Analgesic Overuse Headaches

by Brian M. Byrne, OMS IV

What happens when the treatment actually worsens the problem?

Migraine headaches occur in about 18% of women and 6% of men. Medications used to treat a migraine headache attack include:

  • Non-steroidal anti-inflammatory drugs (i.e. Motrin, Aleve)
  • Triptans (Imitrex, Maxalt)
  • Ergotamins (DHE)
  • Narcotics (Vicodin, Percocet)
  • Combination analgesics (Fioricet, Midrin, Excedrin)

Unfortunately, frequent use of these medication can actually make the headaches more intense and more frequent.  Taking these medications even as little as 10 to 15 times per month can cause Analgesic Overuse Headaches. This is similar to withdrawal where the medication overuse starts to cause symptoms such as:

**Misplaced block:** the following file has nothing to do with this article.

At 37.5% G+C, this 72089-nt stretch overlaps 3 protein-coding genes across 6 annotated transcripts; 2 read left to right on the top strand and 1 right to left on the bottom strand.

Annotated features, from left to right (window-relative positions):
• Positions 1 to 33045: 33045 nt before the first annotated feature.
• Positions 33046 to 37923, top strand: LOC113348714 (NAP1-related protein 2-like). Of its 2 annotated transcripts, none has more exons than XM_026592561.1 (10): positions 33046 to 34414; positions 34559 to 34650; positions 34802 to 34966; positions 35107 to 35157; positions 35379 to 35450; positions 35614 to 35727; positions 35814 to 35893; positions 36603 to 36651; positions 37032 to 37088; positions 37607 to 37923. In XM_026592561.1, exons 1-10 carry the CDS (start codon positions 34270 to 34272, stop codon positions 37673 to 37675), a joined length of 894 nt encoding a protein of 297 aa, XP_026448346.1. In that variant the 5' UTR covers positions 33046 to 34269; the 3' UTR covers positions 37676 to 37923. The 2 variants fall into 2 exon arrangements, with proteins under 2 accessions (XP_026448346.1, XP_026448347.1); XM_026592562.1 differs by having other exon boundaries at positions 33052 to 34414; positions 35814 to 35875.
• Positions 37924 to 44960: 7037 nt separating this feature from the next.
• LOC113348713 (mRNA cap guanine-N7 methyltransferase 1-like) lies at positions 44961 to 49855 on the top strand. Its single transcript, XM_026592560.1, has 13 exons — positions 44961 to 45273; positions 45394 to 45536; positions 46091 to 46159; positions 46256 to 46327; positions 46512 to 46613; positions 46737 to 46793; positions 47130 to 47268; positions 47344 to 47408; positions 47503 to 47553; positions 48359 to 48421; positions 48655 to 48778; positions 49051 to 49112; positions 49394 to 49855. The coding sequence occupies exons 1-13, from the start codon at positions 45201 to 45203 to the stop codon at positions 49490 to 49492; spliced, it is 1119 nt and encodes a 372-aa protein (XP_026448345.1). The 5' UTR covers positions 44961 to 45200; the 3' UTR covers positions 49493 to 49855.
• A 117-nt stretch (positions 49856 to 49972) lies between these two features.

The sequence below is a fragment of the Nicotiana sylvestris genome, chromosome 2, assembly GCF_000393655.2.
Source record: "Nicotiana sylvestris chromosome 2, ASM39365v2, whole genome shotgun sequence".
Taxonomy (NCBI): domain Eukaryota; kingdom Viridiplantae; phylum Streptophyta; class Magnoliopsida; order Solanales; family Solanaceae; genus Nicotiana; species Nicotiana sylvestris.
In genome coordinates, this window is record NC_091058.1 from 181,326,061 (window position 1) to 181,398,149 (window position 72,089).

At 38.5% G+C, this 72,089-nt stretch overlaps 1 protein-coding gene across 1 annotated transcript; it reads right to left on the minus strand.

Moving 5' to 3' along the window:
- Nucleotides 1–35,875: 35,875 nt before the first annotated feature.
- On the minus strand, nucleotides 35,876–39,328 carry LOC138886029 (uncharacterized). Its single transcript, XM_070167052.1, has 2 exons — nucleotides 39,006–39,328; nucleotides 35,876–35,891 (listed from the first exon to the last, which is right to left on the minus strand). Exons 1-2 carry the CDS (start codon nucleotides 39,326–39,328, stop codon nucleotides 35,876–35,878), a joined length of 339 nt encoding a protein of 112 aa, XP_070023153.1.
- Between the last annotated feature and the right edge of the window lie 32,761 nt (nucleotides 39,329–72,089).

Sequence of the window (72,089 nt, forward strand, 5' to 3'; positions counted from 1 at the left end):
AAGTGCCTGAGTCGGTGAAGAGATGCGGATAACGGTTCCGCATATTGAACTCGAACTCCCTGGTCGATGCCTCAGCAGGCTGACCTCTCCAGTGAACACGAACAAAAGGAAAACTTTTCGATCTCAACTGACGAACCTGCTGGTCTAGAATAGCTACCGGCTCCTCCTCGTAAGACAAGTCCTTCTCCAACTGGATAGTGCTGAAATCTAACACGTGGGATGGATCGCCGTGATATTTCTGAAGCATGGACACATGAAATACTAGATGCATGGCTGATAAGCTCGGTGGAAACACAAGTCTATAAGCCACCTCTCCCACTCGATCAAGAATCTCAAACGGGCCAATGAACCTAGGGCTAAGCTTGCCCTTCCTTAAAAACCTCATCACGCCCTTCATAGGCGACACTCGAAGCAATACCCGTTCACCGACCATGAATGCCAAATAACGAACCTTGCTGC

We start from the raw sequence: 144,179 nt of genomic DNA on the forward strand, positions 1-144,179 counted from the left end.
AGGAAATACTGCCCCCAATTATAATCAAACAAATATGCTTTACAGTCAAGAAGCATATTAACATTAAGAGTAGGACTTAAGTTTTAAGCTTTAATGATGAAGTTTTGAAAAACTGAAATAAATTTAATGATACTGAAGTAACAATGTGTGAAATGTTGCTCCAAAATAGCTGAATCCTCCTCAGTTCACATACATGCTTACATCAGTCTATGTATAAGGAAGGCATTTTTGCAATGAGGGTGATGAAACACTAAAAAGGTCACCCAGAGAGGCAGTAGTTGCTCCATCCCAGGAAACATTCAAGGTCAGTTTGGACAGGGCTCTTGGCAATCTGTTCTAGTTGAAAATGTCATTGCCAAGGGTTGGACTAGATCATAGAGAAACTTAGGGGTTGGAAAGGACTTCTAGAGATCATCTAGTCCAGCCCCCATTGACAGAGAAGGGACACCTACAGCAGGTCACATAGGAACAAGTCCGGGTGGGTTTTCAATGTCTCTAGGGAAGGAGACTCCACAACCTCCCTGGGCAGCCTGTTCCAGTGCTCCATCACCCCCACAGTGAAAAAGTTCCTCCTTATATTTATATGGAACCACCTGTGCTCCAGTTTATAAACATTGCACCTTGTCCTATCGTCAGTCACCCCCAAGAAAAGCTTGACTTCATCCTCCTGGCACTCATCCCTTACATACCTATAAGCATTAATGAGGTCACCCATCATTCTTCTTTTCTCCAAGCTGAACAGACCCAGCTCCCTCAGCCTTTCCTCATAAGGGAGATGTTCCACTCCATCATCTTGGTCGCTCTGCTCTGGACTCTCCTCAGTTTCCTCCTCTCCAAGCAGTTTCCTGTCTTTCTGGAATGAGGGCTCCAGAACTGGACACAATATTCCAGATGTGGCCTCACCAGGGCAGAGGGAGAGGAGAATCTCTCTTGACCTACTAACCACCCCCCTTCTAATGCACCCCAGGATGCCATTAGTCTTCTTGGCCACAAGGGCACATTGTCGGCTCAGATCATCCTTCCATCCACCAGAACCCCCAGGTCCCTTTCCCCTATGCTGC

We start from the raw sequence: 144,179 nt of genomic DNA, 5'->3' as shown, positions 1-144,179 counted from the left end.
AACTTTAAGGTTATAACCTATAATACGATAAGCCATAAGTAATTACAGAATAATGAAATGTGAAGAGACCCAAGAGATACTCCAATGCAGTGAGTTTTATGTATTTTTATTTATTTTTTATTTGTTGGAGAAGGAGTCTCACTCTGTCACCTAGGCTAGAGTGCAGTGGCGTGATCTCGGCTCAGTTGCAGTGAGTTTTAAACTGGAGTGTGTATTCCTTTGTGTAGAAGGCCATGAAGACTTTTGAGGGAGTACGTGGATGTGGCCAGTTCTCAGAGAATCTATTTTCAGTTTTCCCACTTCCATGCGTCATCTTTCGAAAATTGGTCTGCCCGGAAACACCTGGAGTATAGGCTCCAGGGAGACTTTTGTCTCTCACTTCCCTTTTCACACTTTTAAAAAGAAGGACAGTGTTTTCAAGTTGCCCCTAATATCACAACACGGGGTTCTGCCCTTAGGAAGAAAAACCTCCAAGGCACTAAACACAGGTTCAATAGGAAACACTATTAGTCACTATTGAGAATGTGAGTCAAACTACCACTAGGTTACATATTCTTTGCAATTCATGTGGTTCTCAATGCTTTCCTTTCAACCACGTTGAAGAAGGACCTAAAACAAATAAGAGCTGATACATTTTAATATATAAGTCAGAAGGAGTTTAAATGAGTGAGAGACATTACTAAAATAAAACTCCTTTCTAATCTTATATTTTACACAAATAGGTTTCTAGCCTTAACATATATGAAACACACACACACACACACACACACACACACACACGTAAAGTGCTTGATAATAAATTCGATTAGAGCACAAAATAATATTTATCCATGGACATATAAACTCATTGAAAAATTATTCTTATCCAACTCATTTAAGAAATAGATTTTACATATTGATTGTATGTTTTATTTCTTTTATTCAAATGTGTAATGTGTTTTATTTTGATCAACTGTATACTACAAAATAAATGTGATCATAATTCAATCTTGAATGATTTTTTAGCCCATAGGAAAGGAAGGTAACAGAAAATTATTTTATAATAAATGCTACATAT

• Headaches
  • Nausea
  • faster heart rate
  • sleep disturbance
  • anxiety

It also makes sense that these headaches tend to be worse in the morning since the medication often wears off while the patient sleeps. These headaches also tend to increase in severity as time goes on and the tolerance for these medications grows.

Treatment for Analgesic Overuse Headaches includes:

  • Stopping of offending medication
  • Treatment and support for original headaches
  • Education to prevent relapse
  • Possibly using short term oral steroids or daily preventive medication

Talk with your physician about a proper medication regime and other treatments for headaches that can then help with weaning off of the offending medication.

References

Kristoffersen ES, Lundqvist C. Medication-overuse headache: epidemiology, diagnosis and treatment. Ther Adv Drug Saf. 2014;5(2):87–99.

 

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